HKUST Researchers Find Novel Way to Produce New Kind of Chiral Molecules Bringing New Hope for Drug Development

A research team from the Hong Kong University of Science and Technology (HKUST) has discovered a method that would allow the production of a new type of spherical molecules not easily obtainable before.  Preliminary testing has also shown that such molecules – chiral tetraarylmethanes (CTAMs), display good deterrent effects against cancer cells such as those of cervical, lung, breast and colorectal, as well as the virus causing the Hand, Foot and Mouth disease (HFMD) and a type of coronavirus.  

According to the preliminary biological activity study, the spherical chiral molecules produced by this new method possess anti-cancer and anti-viral qualities. One molecule, for instance, demonstrated inhibiting effect against HeLa cells (cervical cancer cells) comparable to that of Doxorubicin – a common deterrent against the growth of such cells, but with a toxicity level 28 times lower*, indicating that such spherical chiral molecules could be used to develop cancer treatments with fewer side effects.

The molecules are also found effective against enterovirus A71 – the culprit behind HFMD**, which is still incurable by medicine as of today.  Upon application of the spherical molecule at low concentration, the amount of virus yield fell by up to 121 folds.  The molecules can also inhibit the replication of a common cold virus called OC43.  Since it is a human beta-coronavirus, there is a high chance that such spherical molecules may also be effective against other coronaviruses, such as SAR-CoV-2 that causes the Covid-19 pandemic.

Over half of the approved drugs currently used belong to the chiral drug family, but almost all are linear and disc-shaped types of molecules. The other type - spherical molecules – exemplified by CTAM, was underutilized due to the difficulties in synthesizing them. One of the challenges involves the need to overcome a substantial energy barrier in bonding the four different aryl groups inside the molecule around a small carbon atom (see the molecule’s structure below in Fig.2), another challenge is that the bond must be made in a specific 3D orientation.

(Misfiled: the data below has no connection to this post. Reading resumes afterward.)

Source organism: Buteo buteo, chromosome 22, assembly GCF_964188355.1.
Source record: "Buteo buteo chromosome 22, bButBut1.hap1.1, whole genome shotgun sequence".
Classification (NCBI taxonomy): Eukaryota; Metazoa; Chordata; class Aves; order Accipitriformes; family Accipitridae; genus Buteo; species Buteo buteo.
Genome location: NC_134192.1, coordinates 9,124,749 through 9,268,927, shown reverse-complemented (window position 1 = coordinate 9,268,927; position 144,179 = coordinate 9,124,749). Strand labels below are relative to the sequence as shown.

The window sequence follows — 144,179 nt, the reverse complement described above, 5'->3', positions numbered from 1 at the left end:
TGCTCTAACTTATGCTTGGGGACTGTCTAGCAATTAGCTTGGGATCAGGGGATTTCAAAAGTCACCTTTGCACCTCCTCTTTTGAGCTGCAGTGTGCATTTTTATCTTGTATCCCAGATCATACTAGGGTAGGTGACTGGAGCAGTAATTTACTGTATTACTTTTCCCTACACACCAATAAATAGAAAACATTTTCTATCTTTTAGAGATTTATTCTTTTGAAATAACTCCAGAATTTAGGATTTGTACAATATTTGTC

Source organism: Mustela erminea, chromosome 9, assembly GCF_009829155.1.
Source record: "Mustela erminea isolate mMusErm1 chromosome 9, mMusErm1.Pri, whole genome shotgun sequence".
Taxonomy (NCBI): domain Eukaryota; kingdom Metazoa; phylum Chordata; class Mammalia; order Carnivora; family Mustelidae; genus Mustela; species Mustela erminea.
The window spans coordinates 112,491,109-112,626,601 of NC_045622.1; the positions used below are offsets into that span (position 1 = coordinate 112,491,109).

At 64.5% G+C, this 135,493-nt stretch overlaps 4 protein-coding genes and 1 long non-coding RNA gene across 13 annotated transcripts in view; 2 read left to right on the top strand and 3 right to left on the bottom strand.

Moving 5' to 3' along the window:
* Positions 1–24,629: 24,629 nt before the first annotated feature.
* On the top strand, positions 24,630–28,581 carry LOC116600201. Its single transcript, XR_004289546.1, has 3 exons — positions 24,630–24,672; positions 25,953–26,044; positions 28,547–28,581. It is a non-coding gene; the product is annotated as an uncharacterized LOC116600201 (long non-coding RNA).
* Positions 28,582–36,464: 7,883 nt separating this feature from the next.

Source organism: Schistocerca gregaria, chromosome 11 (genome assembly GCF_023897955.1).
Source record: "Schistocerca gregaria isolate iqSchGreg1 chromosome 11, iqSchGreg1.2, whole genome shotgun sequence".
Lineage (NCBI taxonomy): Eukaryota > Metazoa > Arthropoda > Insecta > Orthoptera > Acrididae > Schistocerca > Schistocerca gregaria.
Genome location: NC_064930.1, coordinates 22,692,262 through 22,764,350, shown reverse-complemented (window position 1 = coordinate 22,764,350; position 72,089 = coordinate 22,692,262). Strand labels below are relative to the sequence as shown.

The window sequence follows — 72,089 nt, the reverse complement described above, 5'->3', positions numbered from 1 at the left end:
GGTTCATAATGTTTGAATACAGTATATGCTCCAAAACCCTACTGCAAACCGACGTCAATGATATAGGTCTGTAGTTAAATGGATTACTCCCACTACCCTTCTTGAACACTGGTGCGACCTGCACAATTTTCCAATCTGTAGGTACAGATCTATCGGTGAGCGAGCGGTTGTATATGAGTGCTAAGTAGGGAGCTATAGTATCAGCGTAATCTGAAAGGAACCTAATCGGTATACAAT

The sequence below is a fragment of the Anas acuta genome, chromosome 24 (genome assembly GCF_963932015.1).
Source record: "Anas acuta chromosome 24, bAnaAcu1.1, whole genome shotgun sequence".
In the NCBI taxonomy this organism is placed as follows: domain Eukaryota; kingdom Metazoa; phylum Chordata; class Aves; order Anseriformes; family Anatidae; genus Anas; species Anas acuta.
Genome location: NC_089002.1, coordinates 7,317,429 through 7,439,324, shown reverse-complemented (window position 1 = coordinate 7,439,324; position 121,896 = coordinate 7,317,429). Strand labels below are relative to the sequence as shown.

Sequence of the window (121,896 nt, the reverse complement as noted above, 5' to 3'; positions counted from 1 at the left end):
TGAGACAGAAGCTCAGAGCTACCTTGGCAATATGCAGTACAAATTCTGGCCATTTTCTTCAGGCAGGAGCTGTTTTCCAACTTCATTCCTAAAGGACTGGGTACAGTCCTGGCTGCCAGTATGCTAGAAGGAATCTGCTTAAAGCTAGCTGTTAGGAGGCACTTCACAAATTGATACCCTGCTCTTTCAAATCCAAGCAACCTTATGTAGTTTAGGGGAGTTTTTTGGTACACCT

Now, a team led by Prof. SUN Jianwei, Professor of the Department of Chemistry at HKUST, managed to overcome the problems by using a tagging strategy. 

“Synthesizing CTAM is like finding and connecting a small kid surrounded by three giants among a sea of people to another giant, and it’s immensely difficult to put the fourth giant in place.  What we proposed here is to use the tags we implanted on the existing aryl groups to spot and direct the fourth one in approaching the middle carbon via a specific route,” Prof. Sun said. “Chiral spherical molecules have long been an overlooked domain, we hope our discovery would pave the way for another dimension of drug development.”

The findings were published in Nature Catalysis, see also the finding’s publication in EurekAlert!


*This was compared with the toxicity of Doxorubicin toward MRC-5, a normal cells in the lung tissue.

**According to the Centre for Health Protection, there is no specific drug treatment for Hand, Food and Mouth Disease

Prof. Sun (middle) and his research team
Fig.1 | Prof. Sun (middle) and his research team
The Chiral Tetraarylmethanes (CTAMs)
Fig.2 | The Chiral Tetraarylmethanes (CTAMs)
Prof. Sun (first left); Li Xingguang, first author of this paper (fifth left) and other members in Prof Sun’s team
Fig.3 | Prof. Sun (first left); Li Xingguang, first author of this paper (fifth left) and other members in Prof Sun’s team

What to read next